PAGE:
Down by the riverside

10 March 2011

Chicago crane operator and photographer Ken Derry has been working on the installation of a new lock gate in Chicago.

On average, more than 40,000 vessels, 900,000 passengers, and 200,000 tons of cargo pass through the gates of Chicago’s Harbor Lock each year, and the lock itself opens and closes 11,500 times yearly. But the 72- year-old Harbor Lock on Lake Michigan at the mouth of the Chicago River, owned and operated by the U.S. Army Corps of Engineers, has been deteriorating for the last 15 years. The lock gates have been leaking, and 10 gate breakdowns have occurred since 1991. Finally, new lock gates are being installed as part of a major overhaul to keep all that traffic moving.

The lock replacement project is being handled by general contactor James McHugh Construction, who hired Central Contractors Service of Chicago, a member of the ALL Erection & Crane Rental Corp. Family of Companies, to provide the lifting power to get the new gates in place. So how do you get a crane to a job site out on the water? Mount it on a barge.

Central’s decades of experience in lift planning made it easier to select the proper equipment. They recommended their 300t-capacity Manitowoc 4100W S-3 Ringer crane with a 140-foot boom, a total picking radius of approximately 72 feet, and a capacity-enhancing ringer attachment. There were several larger Manitowoc cranes to choose from, but Central felt that the 4100W S-3 Ringer was the most economical and would allow for better distribution of the point loading.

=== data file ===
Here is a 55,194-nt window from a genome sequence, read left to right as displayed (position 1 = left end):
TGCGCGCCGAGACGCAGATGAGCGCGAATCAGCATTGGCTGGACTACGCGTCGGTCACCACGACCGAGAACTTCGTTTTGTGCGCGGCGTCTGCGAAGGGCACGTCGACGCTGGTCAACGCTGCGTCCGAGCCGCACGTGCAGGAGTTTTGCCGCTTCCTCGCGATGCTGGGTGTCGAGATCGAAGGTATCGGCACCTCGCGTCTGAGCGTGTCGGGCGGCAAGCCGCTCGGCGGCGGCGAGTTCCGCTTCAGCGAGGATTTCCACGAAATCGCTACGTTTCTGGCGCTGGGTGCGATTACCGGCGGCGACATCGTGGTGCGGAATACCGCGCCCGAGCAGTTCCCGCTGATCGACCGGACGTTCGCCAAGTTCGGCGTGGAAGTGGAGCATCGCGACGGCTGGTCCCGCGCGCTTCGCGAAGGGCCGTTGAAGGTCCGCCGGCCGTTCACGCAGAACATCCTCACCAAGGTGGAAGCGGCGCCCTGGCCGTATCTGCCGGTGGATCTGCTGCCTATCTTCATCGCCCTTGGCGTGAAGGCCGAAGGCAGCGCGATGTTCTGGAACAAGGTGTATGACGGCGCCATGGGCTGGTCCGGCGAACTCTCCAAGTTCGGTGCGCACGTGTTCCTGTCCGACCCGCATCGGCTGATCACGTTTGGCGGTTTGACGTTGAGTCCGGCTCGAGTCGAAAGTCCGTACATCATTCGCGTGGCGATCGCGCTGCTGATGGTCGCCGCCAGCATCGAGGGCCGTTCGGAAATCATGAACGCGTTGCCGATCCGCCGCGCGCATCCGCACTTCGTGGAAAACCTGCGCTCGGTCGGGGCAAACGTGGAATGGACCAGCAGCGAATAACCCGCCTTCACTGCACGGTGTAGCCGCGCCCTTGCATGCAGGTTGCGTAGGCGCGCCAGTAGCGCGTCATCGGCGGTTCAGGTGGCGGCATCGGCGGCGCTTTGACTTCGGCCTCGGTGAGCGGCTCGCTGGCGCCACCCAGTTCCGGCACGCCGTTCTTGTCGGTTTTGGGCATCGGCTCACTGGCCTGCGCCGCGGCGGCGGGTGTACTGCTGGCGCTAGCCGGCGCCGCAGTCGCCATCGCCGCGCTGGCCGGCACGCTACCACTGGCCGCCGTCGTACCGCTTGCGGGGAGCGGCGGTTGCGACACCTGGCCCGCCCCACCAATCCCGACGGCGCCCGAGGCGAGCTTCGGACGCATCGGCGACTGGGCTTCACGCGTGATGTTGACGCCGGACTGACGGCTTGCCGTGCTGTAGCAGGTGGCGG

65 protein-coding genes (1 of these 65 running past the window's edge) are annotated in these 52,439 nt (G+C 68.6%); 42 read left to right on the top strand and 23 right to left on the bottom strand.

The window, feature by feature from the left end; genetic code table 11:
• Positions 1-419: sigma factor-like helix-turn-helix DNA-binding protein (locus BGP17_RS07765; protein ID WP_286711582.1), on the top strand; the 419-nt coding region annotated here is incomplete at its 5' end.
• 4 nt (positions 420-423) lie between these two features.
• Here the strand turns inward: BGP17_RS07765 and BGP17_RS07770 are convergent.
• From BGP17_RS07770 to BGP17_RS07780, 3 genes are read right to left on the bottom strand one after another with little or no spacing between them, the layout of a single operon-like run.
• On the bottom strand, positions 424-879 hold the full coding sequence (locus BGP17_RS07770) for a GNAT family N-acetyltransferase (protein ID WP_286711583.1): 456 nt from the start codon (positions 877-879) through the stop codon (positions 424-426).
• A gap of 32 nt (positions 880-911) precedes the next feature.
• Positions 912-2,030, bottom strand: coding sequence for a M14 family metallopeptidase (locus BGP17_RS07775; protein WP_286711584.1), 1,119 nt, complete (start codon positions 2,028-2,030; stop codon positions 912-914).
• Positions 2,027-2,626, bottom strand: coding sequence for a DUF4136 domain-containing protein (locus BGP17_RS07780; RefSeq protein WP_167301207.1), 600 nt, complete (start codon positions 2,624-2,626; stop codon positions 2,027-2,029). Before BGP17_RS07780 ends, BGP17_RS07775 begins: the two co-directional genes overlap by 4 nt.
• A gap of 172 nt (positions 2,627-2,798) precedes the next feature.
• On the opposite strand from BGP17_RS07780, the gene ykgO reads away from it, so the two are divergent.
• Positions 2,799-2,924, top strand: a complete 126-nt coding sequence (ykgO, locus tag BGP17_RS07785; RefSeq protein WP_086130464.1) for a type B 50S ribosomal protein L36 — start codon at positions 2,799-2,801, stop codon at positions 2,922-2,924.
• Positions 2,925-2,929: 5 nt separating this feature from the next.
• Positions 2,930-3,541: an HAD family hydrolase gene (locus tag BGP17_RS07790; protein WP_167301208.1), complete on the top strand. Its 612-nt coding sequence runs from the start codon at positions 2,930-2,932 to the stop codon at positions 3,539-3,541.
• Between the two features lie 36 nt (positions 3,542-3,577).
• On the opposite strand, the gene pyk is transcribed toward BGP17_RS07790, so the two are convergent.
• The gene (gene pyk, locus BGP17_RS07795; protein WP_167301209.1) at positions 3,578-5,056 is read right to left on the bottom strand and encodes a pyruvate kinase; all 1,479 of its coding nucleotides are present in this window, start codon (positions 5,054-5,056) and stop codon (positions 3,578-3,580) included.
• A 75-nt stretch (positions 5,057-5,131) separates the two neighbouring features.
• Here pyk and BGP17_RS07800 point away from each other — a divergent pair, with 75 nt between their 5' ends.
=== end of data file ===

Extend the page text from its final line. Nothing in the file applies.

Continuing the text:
What does a ringer attachment do? John Martello, Central Contractors Service General manager, explains, “When a crane must be mounted on a barge, the crane’s load charts are decreased because of the lack of a reverse force; in other words, a barge is floating on water, not set on firm land. The relative instability of a floating platform has a negating effect on the operator’s ability to pick the load weight. Adding a ringer and pedestals to a crane distributes loading over a larger area and can increase the lifting capacity dramatically. The ringer attachment on the 4100W was utilized to better spread the weight of the crane on the surface of the barge. Instead of all the weight of the crane being carried on just two tracks, the weight is distributed to 11 points. This allows point loads to be reduced.”

The Manitowoc 4100W S-3 Ringer was erected on the barge at the Iroquois Landing dockside facility in Chicago, Ill. The newly-fabricated gates, with a total weight of 180,000 pounds, were loaded up and the barge was towed by tugboat to Navy Pier, a trip of three hours. The lift and installation of the first gate took place on December 2, 2010, and the second gate took place a week later, on December 9. Both procedures went without a hitch. Central’s crane operator, Ken Derry, says that the U.S. Army Corps of Engineers was impressed with the crane and the operation. “USACE required that the maximum list of the barge during the gate picks be no more than 2%. The actual list during the pick was 0.00%. This number is amazing, considering the weight of the pick and its location on the water almost 90 feet away from the crane.”

The barge and crane were repositioned for setting the final two gates in mid- January.